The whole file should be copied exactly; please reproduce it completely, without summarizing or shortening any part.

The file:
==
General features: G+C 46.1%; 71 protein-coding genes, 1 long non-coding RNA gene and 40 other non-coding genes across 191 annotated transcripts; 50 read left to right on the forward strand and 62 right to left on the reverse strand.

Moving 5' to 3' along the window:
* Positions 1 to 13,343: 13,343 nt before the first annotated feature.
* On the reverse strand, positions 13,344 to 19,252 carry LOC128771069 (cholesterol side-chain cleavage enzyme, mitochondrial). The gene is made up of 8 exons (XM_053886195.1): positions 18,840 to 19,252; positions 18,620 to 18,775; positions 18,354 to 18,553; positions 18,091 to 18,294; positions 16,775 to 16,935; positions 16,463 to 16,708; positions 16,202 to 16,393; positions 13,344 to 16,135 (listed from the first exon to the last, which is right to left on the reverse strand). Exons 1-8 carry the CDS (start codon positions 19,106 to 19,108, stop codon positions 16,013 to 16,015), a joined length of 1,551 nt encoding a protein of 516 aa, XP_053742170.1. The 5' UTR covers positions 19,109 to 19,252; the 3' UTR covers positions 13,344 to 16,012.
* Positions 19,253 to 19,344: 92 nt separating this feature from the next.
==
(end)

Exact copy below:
General features: G+C 46.1%; 71 protein-coding genes, 1 long non-coding RNA gene and 40 other non-coding genes across 191 annotated transcripts; 50 read left to right on the forward strand and 62 right to left on the reverse strand.

Moving 5' to 3' along the window:
* Positions 1 to 13,343: 13,343 nt before the first annotated feature.
* On the reverse strand, positions 13,344 to 19,252 carry LOC128771069 (cholesterol side-chain cleavage enzyme, mitochondrial). The gene is made up of 8 exons (XM_053886195.1): positions 18,840 to 19,252; positions 18,620 to 18,775; positions 18,354 to 18,553; positions 18,091 to 18,294; positions 16,775 to 16,935; positions 16,463 to 16,708; positions 16,202 to 16,393; positions 13,344 to 16,135 (listed from the first exon to the last, which is right to left on the reverse strand). Exons 1-8 carry the CDS (start codon positions 19,106 to 19,108, stop codon positions 16,013 to 16,015), a joined length of 1,551 nt encoding a protein of 516 aa, XP_053742170.1. The 5' UTR covers positions 19,109 to 19,252; the 3' UTR covers positions 13,344 to 16,012.
* Positions 19,253 to 19,344: 92 nt separating this feature from the next.